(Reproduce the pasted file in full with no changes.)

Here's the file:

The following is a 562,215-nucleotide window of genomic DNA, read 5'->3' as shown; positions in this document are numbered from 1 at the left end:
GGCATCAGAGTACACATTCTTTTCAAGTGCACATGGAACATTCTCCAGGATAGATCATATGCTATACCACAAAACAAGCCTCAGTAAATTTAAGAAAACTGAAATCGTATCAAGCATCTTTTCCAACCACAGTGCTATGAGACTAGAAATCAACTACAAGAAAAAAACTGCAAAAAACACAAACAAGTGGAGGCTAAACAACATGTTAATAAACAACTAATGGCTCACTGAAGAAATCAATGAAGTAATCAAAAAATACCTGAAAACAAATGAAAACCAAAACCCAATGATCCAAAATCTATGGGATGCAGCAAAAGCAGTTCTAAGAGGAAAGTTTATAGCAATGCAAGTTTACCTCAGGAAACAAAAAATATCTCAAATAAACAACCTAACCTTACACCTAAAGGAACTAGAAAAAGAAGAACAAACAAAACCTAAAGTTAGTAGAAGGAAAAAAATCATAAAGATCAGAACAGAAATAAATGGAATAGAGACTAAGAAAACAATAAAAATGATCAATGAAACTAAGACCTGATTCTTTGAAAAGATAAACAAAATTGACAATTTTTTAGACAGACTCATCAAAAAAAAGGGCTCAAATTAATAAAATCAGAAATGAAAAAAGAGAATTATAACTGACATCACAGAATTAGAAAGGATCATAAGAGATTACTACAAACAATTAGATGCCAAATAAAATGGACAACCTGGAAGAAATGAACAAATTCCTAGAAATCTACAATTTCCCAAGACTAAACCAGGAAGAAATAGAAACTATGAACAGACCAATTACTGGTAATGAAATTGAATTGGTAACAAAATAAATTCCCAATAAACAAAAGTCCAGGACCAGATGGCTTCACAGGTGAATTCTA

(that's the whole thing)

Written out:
The following is a 562,215-nucleotide window of genomic DNA, read 5'->3' as shown; positions in this document are numbered from 1 at the left end:
GGCATCAGAGTACACATTCTTTTCAAGTGCACATGGAACATTCTCCAGGATAGATCATATGCTATACCACAAAACAAGCCTCAGTAAATTTAAGAAAACTGAAATCGTATCAAGCATCTTTTCCAACCACAGTGCTATGAGACTAGAAATCAACTACAAGAAAAAAACTGCAAAAAACACAAACAAGTGGAGGCTAAACAACATGTTAATAAACAACTAATGGCTCACTGAAGAAATCAATGAAGTAATCAAAAAATACCTGAAAACAAATGAAAACCAAAACCCAATGATCCAAAATCTATGGGATGCAGCAAAAGCAGTTCTAAGAGGAAAGTTTATAGCAATGCAAGTTTACCTCAGGAAACAAAAAATATCTCAAATAAACAACCTAACCTTACACCTAAAGGAACTAGAAAAAGAAGAACAAACAAAACCTAAAGTTAGTAGAAGGAAAAAAATCATAAAGATCAGAACAGAAATAAATGGAATAGAGACTAAGAAAACAATAAAAATGATCAATGAAACTAAGACCTGATTCTTTGAAAAGATAAACAAAATTGACAATTTTTTAGACAGACTCATCAAAAAAAAGGGCTCAAATTAATAAAATCAGAAATGAAAAAAGAGAATTATAACTGACATCACAGAATTAGAAAGGATCATAAGAGATTACTACAAACAATTAGATGCCAAATAAAATGGACAACCTGGAAGAAATGAACAAATTCCTAGAAATCTACAATTTCCCAAGACTAAACCAGGAAGAAATAGAAACTATGAACAGACCAATTACTGGTAATGAAATTGAATTGGTAACAAAATAAATTCCCAATAAACAAAAGTCCAGGACCAGATGGCTTCACAGGTGAATTCTA